We have driven along the Oregon Coast several times in the past few years. Unfortunately, each time we encountered blue skies and strong sun, which in our view didn’t do justice to the beauty of this magnificent place. Finally, this time we had one morning during which the coastal scenery presented itself at its best. Patches of fog blanketed giant rock structures, which occasionally received a larger dose of filtered light. As usual, I took a few initial exposures and checked all the data on our Fuji X-Pro1 paired with the XF 14mm F2.8 and Fuji X100s. The cameras were choosing apertures between 5.6 and 8 with shutter speeds fast enough for me to shoot from the hand. This allowed me to walk around freely, letting the camera do all the technical work. I could keep all my attention on the beautiful scenery, composition and light. Even in a place of such a beauty, one requires concentration and focus. Maybe it is just me but my approach to photography is very personal and methodical. While taking photos I like to concentrate on a subject, visualize and compose it in my mind before I take out my camera. If taken seriously, this mental effort doesn’t tolerate any distractions – whether it is a discussion, loud noise or even a telephone conversation. Not only did we walk around, climbing some rocks to find a different perspective, but also worked hard to eliminate “waste” from the frame. In most cases, it requires walking back and forth (we shoot primes only), sometimes repeatedly to make the right decision. I don’t press the shutter button until I am confident this is the photo I want to capture…..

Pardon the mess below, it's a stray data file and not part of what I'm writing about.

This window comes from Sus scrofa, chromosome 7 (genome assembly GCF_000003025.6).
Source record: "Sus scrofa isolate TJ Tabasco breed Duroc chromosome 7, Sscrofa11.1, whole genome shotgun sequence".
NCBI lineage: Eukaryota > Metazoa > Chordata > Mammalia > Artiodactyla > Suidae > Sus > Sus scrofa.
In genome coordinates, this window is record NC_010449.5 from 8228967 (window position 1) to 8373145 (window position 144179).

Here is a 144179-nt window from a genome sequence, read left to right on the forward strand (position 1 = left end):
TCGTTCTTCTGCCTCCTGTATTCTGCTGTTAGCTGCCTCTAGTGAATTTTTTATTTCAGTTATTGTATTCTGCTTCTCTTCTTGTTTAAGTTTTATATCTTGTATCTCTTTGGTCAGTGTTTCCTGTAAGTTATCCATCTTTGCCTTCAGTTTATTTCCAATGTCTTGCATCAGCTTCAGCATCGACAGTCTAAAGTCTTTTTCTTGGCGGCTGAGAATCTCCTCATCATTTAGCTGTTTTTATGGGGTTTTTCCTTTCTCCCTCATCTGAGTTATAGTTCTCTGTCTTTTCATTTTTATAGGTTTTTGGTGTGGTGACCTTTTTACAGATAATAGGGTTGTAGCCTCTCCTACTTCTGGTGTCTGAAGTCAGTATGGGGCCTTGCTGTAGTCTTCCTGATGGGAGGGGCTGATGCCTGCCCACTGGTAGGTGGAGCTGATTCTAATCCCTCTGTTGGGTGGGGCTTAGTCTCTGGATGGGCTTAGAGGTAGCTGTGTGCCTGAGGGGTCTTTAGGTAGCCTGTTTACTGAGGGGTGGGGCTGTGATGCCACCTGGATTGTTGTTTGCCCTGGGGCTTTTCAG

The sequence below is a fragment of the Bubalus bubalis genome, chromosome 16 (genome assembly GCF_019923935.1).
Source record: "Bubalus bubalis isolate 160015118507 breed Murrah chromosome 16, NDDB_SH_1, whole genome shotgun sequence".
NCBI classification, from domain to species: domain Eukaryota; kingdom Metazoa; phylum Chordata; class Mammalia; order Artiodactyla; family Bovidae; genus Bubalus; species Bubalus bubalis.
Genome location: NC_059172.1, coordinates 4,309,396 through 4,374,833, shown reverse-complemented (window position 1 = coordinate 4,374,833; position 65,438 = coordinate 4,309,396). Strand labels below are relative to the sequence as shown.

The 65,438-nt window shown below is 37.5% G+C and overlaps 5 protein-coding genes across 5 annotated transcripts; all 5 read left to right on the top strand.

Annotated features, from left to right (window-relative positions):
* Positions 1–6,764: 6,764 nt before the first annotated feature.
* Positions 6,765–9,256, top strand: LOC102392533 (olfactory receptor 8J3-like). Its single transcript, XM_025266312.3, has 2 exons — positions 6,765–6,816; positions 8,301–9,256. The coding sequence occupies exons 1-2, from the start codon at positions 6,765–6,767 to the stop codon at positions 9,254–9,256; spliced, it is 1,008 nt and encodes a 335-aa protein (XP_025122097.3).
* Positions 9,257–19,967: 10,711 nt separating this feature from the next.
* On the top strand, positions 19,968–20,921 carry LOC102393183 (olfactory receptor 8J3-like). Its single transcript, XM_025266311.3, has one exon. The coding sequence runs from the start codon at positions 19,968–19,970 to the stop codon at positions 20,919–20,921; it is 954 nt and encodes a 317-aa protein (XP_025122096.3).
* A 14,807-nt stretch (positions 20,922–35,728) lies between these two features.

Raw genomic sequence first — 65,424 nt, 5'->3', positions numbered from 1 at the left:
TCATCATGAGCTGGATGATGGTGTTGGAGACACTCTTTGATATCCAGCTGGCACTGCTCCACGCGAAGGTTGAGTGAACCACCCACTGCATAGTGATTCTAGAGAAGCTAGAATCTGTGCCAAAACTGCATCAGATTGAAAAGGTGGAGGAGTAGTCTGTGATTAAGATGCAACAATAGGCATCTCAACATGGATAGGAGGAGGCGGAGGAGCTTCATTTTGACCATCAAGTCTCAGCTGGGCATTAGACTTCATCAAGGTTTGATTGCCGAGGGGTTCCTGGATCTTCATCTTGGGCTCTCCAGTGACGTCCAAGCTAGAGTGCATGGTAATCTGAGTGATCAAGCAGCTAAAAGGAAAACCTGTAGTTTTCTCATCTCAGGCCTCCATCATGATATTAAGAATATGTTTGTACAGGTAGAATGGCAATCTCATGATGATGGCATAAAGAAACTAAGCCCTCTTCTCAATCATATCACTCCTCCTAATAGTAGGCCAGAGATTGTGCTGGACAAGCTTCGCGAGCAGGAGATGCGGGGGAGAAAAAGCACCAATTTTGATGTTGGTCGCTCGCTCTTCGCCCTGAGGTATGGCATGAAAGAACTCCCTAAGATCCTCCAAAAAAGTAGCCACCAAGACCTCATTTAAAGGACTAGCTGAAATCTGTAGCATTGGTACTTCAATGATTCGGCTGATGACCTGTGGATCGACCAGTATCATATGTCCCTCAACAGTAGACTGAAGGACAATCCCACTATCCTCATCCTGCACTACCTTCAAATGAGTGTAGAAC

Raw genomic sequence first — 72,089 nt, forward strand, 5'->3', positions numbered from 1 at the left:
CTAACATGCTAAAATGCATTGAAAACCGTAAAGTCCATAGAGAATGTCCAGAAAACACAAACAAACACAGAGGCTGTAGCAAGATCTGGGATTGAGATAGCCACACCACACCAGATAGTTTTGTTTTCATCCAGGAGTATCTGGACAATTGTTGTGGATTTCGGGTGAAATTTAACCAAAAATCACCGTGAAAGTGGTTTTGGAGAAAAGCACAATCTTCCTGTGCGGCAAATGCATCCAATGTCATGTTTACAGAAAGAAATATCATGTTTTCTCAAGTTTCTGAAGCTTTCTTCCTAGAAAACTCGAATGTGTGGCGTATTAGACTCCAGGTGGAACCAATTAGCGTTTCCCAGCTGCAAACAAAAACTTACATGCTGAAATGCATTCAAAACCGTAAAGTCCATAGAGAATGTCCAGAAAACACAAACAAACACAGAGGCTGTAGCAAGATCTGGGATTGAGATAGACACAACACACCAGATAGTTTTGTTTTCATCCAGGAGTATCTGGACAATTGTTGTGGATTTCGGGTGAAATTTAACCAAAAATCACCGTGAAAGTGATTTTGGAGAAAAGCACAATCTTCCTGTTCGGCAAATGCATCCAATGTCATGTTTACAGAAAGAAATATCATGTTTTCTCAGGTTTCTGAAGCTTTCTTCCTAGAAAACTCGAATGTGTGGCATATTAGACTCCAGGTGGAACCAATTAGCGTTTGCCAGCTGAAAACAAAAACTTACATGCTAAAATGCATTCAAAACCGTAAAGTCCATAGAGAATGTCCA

See more pictures on olafphotoblog.com
In the recent years, a new popular way of spending weekends has arisen here in Europe. With the introduction of so called cheap or low fare airlines going to Rome for a dinner in an authentic Italian pizzeria is easier than ever before, even if you live thousand kilometers away. Not to mention the access to great new photography opportunities. All pictures taken /last weekend/ with Fujifilm X-E1 and 35mm f/1.4 lens….
See on www.jakubpuchalski.com